Pakistan reported yesterday that it had made "concrete progress" in the latest round of negotiations with the Soviet-backed communist regime in Afghanistan in drafting the text of an agreement for a settlement of the conflict there.

Speaking to a group of reporters here, Pakistani Foreign Minister Sahabzada Yaqub Khan said the two sides had drafted the texts of what he called the "legal instruments" of four separate parts of an overall agreement that would provide for the withdrawal of Soviet forces from Afghanistan as well as U.S. and Soviet guarantees of the accord.

He said the texts were "fairly well advanced" as a result of work accomplished in Geneva in late June by Pakistani and Afghan negotiators at the so-called "proximity talks" held under United Nations auspices. Under this arrangement, a U.N. intermediary shuttles between the two delegations, which do not meet in the same room.

"I would say the progress was concrete, purposeful," Yaqub Khan remarked.

The thrust of the foreign minister's comments seemed aimed at convincing a skeptical U.S. administration and public that there is a real chance for obtaining a negotiated settlement of the six-year-old Afghan conflict and that it is time again to test Soviet intentions there.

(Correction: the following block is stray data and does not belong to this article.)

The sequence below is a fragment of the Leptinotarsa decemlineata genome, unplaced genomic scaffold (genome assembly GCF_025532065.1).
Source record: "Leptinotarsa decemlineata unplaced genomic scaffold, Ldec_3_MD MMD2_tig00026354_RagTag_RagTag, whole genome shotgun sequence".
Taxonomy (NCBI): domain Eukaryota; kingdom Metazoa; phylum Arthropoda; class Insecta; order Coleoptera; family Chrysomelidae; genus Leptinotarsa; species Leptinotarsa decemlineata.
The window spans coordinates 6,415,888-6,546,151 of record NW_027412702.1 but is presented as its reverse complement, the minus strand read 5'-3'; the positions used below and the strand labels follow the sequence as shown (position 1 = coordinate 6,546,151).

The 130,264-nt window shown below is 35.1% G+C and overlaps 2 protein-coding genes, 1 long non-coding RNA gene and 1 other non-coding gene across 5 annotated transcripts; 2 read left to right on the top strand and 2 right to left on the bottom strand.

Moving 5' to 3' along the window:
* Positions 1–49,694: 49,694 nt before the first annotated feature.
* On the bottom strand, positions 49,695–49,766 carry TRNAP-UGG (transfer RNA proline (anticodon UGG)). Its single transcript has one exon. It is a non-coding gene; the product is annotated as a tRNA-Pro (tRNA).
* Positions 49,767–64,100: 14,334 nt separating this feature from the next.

"We should withhold judgment, however skeptical we might be with regard to Soviet intentions, and put to test their sincerity when they say repeatedly that they are there for a temporary period and that they will withdraw," he said.

Asked whether there was any sign of a shift in the Soviet attitude during the latest Geneva talks, Yaqub Khan said it was difficult to establish with certainty "a causal connection" between the Soviet and Afghan negotiating positions. But he said Pakistan "did notice a seriousness and earnestness in the attitude of the Afghan delegation which we welcome."

It also seemed apparent from the minister's comments that Pakistan feels under much greater diplomatic and military pressure from the Soviet Union to cease its support for the Afghan resistance and come to terms with the communist regime in Kabul. Yaqub Khan said the pressure was "not only additional but it has been heightened" and cited the growing frequency of cross-border air raids and artillery attacks on Pakistani villages. He said this had been coupled with "diplomatic pressure" from Moscow.

While Pakistan "refused to be intimidated," the minister said, "We want a settlement, an honorable settlement. We should pursue these negotiations in a positive spirit." He said the texts drafted at the latest Geneva talks concerned four separate accords that would form parts of one overall agreement. The first is a pledge of noninterference and nonintervention that would be signed between Pakistan and Afghanistan. The second deals with U.S. and Soviet guarantees that those two governments would have to sign. The third accord concerns the return of millions of Afghan war refugees living in Pakistan and would involve international relief groups such as the Geneva-based Red Cross and U.N. bodies.

The fourth would provide the timetable for the withdrawal of the more than 100,000 Soviet troops.